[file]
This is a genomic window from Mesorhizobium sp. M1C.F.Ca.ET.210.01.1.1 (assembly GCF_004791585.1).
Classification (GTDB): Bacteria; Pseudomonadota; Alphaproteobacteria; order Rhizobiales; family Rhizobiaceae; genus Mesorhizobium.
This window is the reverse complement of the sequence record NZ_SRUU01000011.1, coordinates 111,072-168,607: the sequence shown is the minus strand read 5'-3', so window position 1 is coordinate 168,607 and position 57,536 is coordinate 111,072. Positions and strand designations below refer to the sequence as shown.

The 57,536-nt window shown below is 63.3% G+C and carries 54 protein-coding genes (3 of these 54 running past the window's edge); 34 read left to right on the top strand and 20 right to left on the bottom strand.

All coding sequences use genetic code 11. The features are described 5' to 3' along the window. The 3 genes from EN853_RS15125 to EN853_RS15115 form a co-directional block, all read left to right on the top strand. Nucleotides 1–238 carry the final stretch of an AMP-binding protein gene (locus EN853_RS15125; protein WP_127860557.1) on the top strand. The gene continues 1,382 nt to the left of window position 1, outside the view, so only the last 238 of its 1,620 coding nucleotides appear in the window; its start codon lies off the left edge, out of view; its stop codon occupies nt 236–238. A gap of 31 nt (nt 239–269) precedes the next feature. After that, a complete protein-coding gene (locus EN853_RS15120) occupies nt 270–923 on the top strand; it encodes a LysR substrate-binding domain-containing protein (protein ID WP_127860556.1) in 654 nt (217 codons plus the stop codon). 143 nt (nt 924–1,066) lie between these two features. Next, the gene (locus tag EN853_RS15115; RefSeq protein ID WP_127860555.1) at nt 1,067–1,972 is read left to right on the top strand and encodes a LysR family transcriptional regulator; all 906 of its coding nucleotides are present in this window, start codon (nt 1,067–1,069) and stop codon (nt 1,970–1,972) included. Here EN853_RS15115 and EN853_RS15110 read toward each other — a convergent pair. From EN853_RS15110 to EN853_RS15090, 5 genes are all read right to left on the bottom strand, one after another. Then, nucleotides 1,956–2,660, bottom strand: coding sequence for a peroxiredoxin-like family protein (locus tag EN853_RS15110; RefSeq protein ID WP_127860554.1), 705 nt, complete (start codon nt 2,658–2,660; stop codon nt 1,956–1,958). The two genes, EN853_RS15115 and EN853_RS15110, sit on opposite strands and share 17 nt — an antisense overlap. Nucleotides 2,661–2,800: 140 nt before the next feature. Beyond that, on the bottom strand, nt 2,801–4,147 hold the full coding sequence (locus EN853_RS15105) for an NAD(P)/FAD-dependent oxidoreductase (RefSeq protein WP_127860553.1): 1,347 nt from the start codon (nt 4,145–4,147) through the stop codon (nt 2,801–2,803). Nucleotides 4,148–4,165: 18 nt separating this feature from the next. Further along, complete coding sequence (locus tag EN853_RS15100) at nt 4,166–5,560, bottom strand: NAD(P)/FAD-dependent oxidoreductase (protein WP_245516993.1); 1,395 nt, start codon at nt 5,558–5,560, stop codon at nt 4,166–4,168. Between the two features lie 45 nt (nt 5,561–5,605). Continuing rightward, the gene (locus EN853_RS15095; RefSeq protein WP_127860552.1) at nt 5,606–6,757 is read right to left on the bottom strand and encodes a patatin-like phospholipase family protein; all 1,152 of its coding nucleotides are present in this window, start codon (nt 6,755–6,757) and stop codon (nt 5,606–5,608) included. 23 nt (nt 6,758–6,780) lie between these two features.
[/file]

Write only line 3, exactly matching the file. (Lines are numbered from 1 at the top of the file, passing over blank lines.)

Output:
This window is the reverse complement of the sequence record NZ_SRUU01000011.1, coordinates 111,072-168,607: the sequence shown is the minus strand read 5'-3', so window position 1 is coordinate 168,607 and position 57,536 is coordinate 111,072. Positions and strand designations below refer to the sequence as shown.